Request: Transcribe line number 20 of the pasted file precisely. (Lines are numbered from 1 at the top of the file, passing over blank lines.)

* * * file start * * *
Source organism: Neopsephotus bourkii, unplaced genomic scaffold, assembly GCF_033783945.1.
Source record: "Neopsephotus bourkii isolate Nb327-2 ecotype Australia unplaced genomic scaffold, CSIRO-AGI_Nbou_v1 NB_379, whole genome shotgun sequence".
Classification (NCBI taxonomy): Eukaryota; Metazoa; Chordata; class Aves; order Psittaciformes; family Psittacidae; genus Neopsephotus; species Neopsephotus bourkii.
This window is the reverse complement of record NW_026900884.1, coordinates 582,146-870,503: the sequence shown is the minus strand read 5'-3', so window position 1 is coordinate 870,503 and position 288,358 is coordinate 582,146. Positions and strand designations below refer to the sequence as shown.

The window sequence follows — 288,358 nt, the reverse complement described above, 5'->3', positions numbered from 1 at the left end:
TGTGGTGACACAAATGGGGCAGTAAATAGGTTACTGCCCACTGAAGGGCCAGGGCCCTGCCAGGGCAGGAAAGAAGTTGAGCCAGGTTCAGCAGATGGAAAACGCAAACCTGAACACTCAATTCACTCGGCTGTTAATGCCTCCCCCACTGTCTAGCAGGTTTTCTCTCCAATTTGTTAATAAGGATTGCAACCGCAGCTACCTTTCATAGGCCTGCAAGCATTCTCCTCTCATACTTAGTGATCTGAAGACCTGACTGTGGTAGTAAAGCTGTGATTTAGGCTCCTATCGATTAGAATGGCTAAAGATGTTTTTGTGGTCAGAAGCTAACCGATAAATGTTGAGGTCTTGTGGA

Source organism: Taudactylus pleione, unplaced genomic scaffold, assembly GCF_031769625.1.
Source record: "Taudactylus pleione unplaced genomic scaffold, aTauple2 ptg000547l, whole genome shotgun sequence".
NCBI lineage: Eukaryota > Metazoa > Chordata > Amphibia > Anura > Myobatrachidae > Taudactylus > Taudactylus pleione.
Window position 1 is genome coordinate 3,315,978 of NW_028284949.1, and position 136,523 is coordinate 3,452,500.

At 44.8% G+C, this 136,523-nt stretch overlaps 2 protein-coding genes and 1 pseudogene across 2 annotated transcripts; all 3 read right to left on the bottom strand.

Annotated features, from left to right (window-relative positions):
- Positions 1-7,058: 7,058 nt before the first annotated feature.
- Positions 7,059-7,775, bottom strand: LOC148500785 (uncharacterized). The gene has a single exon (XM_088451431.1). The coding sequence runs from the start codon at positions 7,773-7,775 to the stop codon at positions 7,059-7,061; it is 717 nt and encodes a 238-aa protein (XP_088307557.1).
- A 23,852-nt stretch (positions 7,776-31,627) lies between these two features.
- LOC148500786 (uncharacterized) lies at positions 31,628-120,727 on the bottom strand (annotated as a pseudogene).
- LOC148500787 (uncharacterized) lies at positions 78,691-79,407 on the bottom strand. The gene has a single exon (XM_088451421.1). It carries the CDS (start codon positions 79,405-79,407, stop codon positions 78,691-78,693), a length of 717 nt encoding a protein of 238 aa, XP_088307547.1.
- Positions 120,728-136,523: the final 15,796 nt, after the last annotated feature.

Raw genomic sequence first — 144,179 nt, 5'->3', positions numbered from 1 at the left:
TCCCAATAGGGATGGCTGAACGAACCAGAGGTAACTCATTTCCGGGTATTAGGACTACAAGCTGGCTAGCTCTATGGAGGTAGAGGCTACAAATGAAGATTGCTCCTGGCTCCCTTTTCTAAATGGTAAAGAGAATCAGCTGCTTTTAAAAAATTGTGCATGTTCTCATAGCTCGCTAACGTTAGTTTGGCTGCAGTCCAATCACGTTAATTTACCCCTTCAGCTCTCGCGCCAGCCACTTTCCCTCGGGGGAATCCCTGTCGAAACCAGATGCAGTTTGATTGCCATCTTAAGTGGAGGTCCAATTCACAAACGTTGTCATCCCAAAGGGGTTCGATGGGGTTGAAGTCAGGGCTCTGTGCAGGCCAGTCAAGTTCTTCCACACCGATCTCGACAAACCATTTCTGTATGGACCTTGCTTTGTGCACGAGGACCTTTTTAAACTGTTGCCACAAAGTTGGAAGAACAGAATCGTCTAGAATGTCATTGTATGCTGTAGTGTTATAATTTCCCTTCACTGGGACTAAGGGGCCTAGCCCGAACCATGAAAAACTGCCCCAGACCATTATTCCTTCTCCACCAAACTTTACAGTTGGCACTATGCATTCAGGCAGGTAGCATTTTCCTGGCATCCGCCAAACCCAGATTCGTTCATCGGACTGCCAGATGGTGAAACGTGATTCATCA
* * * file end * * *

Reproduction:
TCCCAATAGGGATGGCTGAACGAACCAGAGGTAACTCATTTCCGGGTATTAGGACTACAAGCTGGCTAGCTCTATGGAGGTAGAGGCTACAAATGAAGATTGCTCCTGGCTCCCTTTTCTAAATGGTAAAGAGAATCAGCTGCTTTTAAAAAATTGTGCATGTTCTCATAGCTCGCTAACGTTAGTTTGGCTGCAGTCCAATCACGTTAATTTACCCCTTCAGCTCTCGCGCCAGCCACTTTCCCTCGGGGGAATCCCTGTCGAAACCAGATGCAGTTTGATTGCCATCTTAAGTGGAGGTCCAATTCACAAACGTTGTCATCCCAAAGGGGTTCGATGGGGTTGAAGTCAGGGCTCTGTGCAGGCCAGTCAAGTTCTTCCACACCGATCTCGACAAACCATTTCTGTATGGACCTTGCTTTGTGCACGAGGACCTTTTTAAACTGTTGCCACAAAGTTGGAAGAACAGAATCGTCTAGAATGTCATTGTATGCTGTAGTGTTATAATTTCCCTTCACTGGGACTAAGGGGCCTAGCCCGAACCATGAAAAACTGCCCCAGACCATTATTCCTTCTCCACCAAACTTTACAGTTGGCACTATGCATTCAGGCAGGTAGCATTTTCCTGGCATCCGCCAAACCCAGATTCGTTCATCGGACTGCCAGATGGTGAAACGTGATTCATCA